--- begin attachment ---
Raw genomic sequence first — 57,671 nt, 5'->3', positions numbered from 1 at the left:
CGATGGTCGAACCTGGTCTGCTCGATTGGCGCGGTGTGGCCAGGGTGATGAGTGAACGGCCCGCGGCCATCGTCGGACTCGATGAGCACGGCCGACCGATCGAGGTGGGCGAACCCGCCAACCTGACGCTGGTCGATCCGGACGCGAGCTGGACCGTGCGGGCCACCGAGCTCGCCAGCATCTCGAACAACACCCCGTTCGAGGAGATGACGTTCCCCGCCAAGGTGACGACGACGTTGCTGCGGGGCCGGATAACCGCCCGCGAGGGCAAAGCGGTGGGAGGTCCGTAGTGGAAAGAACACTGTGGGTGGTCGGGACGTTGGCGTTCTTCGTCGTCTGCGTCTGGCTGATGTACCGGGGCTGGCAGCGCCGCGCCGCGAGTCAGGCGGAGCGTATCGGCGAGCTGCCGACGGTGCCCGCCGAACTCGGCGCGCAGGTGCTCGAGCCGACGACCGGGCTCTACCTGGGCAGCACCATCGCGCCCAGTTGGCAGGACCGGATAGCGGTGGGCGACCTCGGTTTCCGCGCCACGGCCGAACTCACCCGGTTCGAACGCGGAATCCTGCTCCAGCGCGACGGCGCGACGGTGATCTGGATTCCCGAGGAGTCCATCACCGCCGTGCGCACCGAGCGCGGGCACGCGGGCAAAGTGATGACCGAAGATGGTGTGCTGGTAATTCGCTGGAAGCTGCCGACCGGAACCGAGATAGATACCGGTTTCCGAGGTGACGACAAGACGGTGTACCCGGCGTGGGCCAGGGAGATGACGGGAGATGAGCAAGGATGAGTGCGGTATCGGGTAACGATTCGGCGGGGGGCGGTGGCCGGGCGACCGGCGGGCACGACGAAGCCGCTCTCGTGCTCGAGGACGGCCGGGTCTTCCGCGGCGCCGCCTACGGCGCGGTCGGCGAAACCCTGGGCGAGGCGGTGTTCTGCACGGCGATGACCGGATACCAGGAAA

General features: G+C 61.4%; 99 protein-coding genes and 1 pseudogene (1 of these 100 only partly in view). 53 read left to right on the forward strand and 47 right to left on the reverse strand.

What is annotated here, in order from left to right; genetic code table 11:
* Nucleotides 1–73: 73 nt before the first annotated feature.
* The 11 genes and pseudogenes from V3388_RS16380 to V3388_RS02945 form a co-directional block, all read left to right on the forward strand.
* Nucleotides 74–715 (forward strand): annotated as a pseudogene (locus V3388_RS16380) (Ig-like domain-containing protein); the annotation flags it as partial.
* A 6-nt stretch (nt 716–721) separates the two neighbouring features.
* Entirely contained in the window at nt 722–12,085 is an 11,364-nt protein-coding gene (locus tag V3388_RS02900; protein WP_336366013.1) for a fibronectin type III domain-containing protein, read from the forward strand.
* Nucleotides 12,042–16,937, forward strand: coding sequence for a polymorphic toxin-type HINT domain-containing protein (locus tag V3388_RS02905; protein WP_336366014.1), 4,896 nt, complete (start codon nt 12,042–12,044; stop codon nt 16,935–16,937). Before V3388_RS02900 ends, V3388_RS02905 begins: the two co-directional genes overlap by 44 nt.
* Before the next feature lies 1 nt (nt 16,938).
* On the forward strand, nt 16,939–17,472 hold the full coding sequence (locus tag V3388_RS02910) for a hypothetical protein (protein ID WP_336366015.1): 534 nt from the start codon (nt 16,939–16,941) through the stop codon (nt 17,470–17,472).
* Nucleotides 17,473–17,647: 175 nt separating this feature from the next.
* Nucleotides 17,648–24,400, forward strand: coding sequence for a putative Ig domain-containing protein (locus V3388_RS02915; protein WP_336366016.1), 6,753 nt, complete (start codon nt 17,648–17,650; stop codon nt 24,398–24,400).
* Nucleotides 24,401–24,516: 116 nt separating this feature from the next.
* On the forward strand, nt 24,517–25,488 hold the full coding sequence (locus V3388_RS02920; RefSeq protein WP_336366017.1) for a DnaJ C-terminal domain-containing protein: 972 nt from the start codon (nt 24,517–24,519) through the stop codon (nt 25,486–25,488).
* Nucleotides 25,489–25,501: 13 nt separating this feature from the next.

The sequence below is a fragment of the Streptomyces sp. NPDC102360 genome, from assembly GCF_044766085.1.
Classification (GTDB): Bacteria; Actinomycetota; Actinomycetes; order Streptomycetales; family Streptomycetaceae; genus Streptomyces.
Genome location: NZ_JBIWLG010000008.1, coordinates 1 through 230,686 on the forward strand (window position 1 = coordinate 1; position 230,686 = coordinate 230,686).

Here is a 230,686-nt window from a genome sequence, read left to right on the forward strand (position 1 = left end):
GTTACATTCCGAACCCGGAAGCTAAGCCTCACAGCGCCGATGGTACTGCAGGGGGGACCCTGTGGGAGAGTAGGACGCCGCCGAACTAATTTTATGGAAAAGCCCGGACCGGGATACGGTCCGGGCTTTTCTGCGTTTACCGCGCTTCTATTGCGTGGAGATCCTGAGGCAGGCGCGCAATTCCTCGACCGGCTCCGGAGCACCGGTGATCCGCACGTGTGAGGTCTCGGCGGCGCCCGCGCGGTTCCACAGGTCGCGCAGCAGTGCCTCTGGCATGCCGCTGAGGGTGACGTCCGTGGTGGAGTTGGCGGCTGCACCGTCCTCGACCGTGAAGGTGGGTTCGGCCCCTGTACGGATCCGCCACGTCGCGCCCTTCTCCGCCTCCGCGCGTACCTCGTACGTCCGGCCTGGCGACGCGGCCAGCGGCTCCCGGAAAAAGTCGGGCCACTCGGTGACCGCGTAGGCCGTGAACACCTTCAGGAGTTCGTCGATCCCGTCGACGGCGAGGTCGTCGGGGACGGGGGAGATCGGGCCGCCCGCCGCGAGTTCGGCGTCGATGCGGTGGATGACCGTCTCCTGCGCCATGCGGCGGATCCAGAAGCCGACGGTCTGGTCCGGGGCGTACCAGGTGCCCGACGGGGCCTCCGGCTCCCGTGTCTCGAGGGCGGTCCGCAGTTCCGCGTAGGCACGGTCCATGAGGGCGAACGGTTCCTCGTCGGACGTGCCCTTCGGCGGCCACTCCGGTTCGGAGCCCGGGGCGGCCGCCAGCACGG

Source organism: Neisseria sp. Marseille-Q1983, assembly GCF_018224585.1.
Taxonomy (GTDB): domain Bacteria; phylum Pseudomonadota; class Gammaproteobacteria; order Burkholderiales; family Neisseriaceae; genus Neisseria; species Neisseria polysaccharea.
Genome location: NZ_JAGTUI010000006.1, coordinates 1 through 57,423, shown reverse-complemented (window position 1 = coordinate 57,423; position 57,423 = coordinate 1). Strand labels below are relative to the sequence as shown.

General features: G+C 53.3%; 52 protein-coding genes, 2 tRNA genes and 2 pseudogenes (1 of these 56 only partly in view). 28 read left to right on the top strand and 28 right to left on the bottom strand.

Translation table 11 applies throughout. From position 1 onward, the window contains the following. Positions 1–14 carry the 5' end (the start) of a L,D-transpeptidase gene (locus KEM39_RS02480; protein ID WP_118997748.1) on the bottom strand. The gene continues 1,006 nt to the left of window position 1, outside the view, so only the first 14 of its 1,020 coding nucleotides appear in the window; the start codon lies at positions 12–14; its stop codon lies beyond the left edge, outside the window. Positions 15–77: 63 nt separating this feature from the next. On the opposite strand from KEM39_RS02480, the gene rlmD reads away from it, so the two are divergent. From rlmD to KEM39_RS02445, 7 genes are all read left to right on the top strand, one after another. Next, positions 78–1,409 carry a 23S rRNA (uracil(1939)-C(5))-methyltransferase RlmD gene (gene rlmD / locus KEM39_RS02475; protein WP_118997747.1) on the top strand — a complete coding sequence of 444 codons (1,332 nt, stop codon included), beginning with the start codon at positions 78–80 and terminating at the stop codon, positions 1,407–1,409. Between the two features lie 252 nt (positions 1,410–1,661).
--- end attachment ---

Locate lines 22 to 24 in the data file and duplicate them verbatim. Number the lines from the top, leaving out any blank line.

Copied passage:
GTTACATTCCGAACCCGGAAGCTAAGCCTCACAGCGCCGATGGTACTGCAGGGGGGACCCTGTGGGAGAGTAGGACGCCGCCGAACTAATTTTATGGAAAAGCCCGGACCGGGATACGGTCCGGGCTTTTCTGCGTTTACCGCGCTTCTATTGCGTGGAGATCCTGAGGCAGGCGCGCAATTCCTCGACCGGCTCCGGAGCACCGGTGATCCGCACGTGTGAGGTCTCGGCGGCGCCCGCGCGGTTCCACAGGTCGCGCAGCAGTGCCTCTGGCATGCCGCTGAGGGTGACGTCCGTGGTGGAGTTGGCGGCTGCACCGTCCTCGACCGTGAAGGTGGGTTCGGCCCCTGTACGGATCCGCCACGTCGCGCCCTTCTCCGCCTCCGCGCGTACCTCGTACGTCCGGCCTGGCGACGCGGCCAGCGGCTCCCGGAAAAAGTCGGGCCACTCGGTGACCGCGTAGGCCGTGAACACCTTCAGGAGTTCGTCGATCCCGTCGACGGCGAGGTCGTCGGGGACGGGGGAGATCGGGCCGCCCGCCGCGAGTTCGGCGTCGATGCGGTGGATGACCGTCTCCTGCGCCATGCGGCGGATCCAGAAGCCGACGGTCTGGTCCGGGGCGTACCAGGTGCCCGACGGGGCCTCCGGCTCCCGTGTCTCGAGGGCGGTCCGCAGTTCCGCGTAGGCACGGTCCATGAGGGCGAACGGTTCCTCGTCGGACGTGCCCTTCGGCGGCCACTCCGGTTCGGAGCCCGGGGCGGCCGCCAGCACGG

Source organism: Neisseria sp. Marseille-Q1983, assembly GCF_018224585.1.
Taxonomy (GTDB): domain Bacteria; phylum Pseudomonadota; class Gammaproteobacteria; order Burkholderiales; family Neisseriaceae; genus Neisseria; species Neisseria polysaccharea.